SEOUL • North Korea yesterday said it would not talk under "military threats", raising new doubts about US President Donald Trump's effort to restart stalled nuclear negotiations.
The country's foreign ministry also denounced joint US-South Korean military drills and the introduction of "cutting-edge lethal equipment" such as F-35A fighter jets as a "grave provocation".
"Escalating hostile military moves by the United States and the South Korean authorities are reducing the dynamics of dialogue for building a lasting and durable peace on the Korean Peninsula," the ministry said, according to the state-run Korean Central News Agency.
The statement came during a visit to Seoul by the US' top nuclear envoy Stephen Biegun, suggesting it was unlikely that he might meet North Korea officials.
However, South Korea's deputy national security adviser Kim Hyun-chong said yesterday that he expects the US-North Korea dialogue to unfold soon and go well, in comments made after his meeting with Mr Biegun in Seoul.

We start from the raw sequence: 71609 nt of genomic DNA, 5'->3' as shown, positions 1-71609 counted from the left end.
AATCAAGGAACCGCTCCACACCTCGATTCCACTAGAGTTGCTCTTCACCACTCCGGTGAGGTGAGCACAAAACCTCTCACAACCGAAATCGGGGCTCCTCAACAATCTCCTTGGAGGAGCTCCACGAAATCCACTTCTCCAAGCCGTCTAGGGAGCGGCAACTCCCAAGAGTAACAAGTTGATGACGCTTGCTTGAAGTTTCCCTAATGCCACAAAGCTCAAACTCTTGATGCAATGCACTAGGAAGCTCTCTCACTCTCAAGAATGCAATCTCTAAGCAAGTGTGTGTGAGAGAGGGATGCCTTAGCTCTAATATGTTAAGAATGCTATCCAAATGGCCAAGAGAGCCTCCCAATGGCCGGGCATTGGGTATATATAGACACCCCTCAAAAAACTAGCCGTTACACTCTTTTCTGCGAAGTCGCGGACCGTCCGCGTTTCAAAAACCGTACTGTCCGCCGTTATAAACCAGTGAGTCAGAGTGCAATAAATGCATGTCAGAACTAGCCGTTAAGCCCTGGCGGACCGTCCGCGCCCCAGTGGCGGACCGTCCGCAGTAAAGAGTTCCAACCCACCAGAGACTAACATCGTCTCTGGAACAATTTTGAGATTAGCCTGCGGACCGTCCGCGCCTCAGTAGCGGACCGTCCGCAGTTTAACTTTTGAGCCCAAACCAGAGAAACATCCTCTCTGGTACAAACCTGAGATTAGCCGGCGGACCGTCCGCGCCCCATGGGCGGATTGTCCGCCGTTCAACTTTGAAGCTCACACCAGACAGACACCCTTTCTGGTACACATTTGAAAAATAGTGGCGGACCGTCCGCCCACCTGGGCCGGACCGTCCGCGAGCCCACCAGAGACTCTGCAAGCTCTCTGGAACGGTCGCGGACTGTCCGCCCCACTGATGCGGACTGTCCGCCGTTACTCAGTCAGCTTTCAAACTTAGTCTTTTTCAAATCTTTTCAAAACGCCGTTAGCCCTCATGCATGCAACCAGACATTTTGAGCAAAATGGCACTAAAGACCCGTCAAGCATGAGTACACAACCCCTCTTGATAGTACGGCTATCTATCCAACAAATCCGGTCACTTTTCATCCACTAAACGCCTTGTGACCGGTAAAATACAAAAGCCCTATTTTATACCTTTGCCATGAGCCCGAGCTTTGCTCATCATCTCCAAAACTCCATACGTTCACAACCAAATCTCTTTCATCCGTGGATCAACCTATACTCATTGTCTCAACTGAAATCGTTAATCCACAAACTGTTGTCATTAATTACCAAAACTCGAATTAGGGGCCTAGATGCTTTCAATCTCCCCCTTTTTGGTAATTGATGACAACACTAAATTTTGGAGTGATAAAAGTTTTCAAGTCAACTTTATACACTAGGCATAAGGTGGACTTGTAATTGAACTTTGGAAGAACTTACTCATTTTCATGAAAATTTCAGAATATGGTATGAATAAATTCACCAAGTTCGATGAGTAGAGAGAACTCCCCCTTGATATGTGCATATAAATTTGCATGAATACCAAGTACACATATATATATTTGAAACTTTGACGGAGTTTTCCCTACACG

"My impression was that North Korea and the United States would carry out dialogue soon and it would go well," South Korea's Mr Kim told reporters after the one-hour meeting.
The two sides have not met since Mr Trump and North Korean leader Kim Jong Un promised to restart working-level talks in "two to three weeks" during their unprecedented June 30 meeting at the Demilitarised Zone.
North Korea resumed ballistic missile launches in recent months and has given the Trump administration until the end of the year to make a better offer on sanctions relief. Mr Trump has said he does not think tests of short-range missiles should jeopardise the talks the leaders began in Singapore last year, but North Korea has hinted at the possibility of more significant provocations.
South Korea's Mr Kim said Mr Biegun expressed gratitude over Seoul's restrained response to the criticism from Pyongyang.
Mr Biegun, who steers the working-level talks, on Wednesday said he was prepared "to engage" as soon as his North Korean counterparts were ready.
Mr Trump earlier this month said the North Korean leader sent him a letter offering "a small apology" for the missile tests and expressed willingness to resume talks after joint US-South Korea military exercises were over.
Secretary of State Michael Pompeo on Tuesday urged Mr Kim to return to talks.
Yonhap News Agency reported earlier this week that South Korea would soon accept delivery of four more advanced F-35A fighters.